Party conferences are, by definition, odd. Giving up considerable time and expense to talk about politics is obviously not normal. The atmosphere is intense, making it hard to understand what is happening at a conference that you are not attending.
I say this to try and begin to process how it can be that Labour delegates spent three hours arguing a motion on Brexit on Monday night, only for key figures to spend the next day completely at odds with each other over the issue.
The culmination of it all was Shadow Brexit Secretary Keir Starmer saying a second referendum should include a Remain option. His speech received wild applause. However, Shadow Chancellor John McDonnell and Union boss Len McCluskey had previously said the opposite. McDonnell later seemed to change his tune. Frankly, I now have not got a clue what Labour’s Brexit policy actually is.
All I am clear on is that Labour is in a total mess over the key issue of the day. From the outside, the split seems to be between the middle-class Momentum members and the old-Left, including the unions. I suspect though that there is further factionalism at play, only obvious on the conference floor.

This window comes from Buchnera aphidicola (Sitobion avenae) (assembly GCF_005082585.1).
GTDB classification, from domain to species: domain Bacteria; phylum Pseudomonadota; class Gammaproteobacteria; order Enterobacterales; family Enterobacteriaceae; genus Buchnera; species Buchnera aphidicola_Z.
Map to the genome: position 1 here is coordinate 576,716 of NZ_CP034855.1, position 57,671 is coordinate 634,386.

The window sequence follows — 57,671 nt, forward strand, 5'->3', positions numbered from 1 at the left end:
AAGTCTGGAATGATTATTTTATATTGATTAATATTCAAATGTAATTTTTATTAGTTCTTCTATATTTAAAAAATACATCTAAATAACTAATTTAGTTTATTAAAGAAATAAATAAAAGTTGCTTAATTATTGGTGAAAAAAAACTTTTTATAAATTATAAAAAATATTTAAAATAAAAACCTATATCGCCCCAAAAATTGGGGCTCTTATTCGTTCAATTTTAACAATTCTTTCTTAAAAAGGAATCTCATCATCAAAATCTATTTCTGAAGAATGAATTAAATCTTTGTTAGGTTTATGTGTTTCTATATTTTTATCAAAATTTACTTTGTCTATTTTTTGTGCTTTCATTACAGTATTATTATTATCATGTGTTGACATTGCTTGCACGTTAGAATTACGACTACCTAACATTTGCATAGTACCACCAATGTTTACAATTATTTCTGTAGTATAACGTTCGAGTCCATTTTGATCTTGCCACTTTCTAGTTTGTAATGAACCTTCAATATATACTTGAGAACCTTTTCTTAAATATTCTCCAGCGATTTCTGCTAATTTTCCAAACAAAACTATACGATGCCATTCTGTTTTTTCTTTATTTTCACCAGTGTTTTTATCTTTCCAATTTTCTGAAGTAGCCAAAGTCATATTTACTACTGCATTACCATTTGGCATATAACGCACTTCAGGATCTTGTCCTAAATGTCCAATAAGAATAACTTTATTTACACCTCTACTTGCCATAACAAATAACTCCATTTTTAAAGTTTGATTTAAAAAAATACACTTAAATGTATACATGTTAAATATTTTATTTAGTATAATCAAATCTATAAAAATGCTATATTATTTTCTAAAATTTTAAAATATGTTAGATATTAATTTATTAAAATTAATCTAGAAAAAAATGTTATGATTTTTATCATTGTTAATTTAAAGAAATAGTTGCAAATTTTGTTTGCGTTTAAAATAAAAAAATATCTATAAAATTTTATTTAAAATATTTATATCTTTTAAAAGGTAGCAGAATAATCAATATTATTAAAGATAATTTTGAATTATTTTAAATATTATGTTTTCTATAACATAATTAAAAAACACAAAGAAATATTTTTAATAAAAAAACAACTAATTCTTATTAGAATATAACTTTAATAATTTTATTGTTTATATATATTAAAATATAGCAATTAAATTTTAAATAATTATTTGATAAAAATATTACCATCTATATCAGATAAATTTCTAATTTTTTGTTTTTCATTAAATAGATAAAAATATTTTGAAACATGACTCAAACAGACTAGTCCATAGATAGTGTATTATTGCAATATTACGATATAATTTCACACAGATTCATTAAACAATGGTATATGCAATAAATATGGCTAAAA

Part of the problem is Jeremy Corbyn’s own lack of enthusiasm for the EU. It means there is no real opposition to Brexit right at the top of the party. Corbyn’s acolytes have never quite understood this. Furthermore, lots of traditional Labour areas voted Leave. Keeping support in both those areas and the Islington-like Remain voting areas is a challenge that would stretch the capabilities of a leader far better than Corbyn. In the tinderbox atmosphere of a party conference, such combustible elements can easily catch alight. And so it proved.
It is though still deeply impressive that Labour has managed to have such a Brexit split that the Tories almost look united. At least they’ve achieved something this conference.
My first book "Not Buying It", looking at post-truth in media and politics, is being published by Unbound
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